In the present study, older age was associated with lower non-attendance, which is comparable to findings from other studies [7, 8, 11, 13]. In a Swiss Internal Medicine outpatient clinic , the non-attendance rate was 15.8%, and these patients were significantly younger than the controls (38.4 versus 43.6 years). Similarly, in a study from a multidisciplinary outpatient clinic including about 13,000 appointments , the no-show rate decreased for every increase in age quartile, and for every 1-year increase in age, the absolute no-show rate decreased by 2,4%. Possible explanations for this age effect suggested in the article were family and employment engagements among younger patients, and increased health problems among elderly patients, thus increasing the tendency to keep appointments . Also in our study, it is reasonable to assume that elderly patients have more severe and advanced neurological conditions and therefore have a higher need to see a physician, thus the higher attendance-rate.
Although non-attendance has been the major focus of most studies concerning schedule planning and improvement of patient flow, some intervention [3, 8, 25] and modelling and simulation [2, 26] studies exist with promising results. Most randomized controlled trials on appointment reminders by telephone and text messaging (short message service [SMS]) have shown that non-attendance rates are significantly lower in the intervention groups compared to control groups with an average reduction of non-attendance of about 9% . One study showed a non-significant reduction . Furthermore, both telephone reminders and SMS one day before the scheduled appointment were cost-effective [25, 27, 29]. In contrast, only four out of sevens studies testing postal reminders were positive with an average reduction of non-attendance of 7.6% . Letting the patients book their own appointments has also been suggested as a possible option to reduce non-attendance. A primary care study investigated the effect of giving the patients a copy of the referral letter, however, this did not affect the attendance rates .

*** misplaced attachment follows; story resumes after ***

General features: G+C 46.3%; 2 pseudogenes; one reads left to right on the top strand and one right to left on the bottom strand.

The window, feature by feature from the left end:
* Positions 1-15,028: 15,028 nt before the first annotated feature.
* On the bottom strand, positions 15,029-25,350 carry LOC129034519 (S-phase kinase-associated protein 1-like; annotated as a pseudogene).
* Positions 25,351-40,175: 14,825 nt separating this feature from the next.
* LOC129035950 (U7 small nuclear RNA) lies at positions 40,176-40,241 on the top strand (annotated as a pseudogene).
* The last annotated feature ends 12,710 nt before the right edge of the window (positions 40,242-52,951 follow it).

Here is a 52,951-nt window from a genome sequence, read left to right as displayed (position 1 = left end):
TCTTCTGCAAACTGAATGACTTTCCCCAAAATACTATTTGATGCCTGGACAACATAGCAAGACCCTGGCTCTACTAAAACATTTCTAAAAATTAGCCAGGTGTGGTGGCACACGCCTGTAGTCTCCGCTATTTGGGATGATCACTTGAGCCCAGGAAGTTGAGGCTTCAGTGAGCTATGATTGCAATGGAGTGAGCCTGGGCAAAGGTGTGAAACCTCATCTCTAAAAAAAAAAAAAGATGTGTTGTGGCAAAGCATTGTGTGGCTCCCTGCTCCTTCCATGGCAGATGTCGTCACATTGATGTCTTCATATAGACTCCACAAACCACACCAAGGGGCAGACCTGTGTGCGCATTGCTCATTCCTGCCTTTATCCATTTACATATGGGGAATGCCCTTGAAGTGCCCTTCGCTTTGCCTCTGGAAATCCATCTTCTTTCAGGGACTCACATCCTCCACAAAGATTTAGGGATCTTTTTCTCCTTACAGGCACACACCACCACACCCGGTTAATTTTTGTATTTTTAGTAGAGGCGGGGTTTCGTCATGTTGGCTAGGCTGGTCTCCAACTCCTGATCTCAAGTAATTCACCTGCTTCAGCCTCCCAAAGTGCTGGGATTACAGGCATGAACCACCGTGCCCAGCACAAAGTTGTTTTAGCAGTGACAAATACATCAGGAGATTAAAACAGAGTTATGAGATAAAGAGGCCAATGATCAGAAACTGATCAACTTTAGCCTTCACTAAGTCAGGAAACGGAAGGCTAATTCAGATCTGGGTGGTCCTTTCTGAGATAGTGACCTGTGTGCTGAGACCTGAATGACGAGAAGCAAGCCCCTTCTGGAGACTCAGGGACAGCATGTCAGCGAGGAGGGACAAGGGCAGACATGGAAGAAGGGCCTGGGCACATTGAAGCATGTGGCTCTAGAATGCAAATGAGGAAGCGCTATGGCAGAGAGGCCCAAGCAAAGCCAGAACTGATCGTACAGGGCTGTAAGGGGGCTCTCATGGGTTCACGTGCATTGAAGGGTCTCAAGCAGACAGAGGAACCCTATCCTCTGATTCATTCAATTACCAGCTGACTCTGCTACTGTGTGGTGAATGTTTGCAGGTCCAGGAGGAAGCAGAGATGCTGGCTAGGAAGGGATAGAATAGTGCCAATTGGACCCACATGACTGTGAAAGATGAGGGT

In an intervention study from a pain clinic in Baltimore, USA , 9.6% of the patients arrived after the appointment time, but this lateness rate was reduced to 4.6% after an intervention where patients were informed that tardy patients would not be seen and would be rescheduled. Furthermore, mean unpunctuality changed from - 20.5 to - 25.0 min, i.e. patient earliness increased. Additionally, simulations revealed that reducing patient unpunctuality reduces delays. Unfortunately, the impact of age on patient earliness was not evaluated . In a study on late arrival from a paediatric outpatient clinic , 10% of about 65,000 visits were late arrivals. The odds of late arrival were increased for patients who spoke English (compared to Spanish), Medicaid or no insurance and late arrival on their previous appointment. Age was not included in the analysis. In our study, the late arrival rate of 5.1% was somewhat lower compared to other studies, and late arrival was associated with younger age. In contrast to our findings, Hang et al.  showed that patients were most likely to be late to early morning appointments.
As non-attendance and unpunctuality remain important issues with large implications for patients, physicians and society, it is of uttermost importance to reduce such behaviour. New interventions may be tailored towards patients, GPs and hospital systems and should be based on the existing evidence. The age effect should be considered when developing future simulation models and intervention studies. Flexible scheduling with a mix of older and younger patients may be a possibility, alternatively selectively overbooking a mix of younger patients. Models focusing on a mix of different age groups in order to avoid the daily variation on non-attendance and late arrivals would also be beneficial, and may increase physician and staff satisfaction.
Some limitations need to be addressed. This was a single-centre study from a single speciality. Characteristics and behaviour of patients with neurological conditions may differ from patients attending outpatient clinics from other specialities. The results can thus not necessarily be generalized. However, the age and gender distribution was most probably similar to that found in most Norwegian general medicine outpatient clinics. It is not possible to exclude that some patients may have been included more than once, however, it is extremely rare with more than one appointment over a two-month period (except for the few patients with multiple sclerosis treated with natalizumab every fourth week). The patients’ travel distance from home to the hospital was not collected, neither if the patients had to arrange the transport to hospital. The actual time the appointment started, i.e. physician delay, was not recorded. In addition, information was not collected on patients’ reasons for non-attendance or late arrival. No interventions were initiated.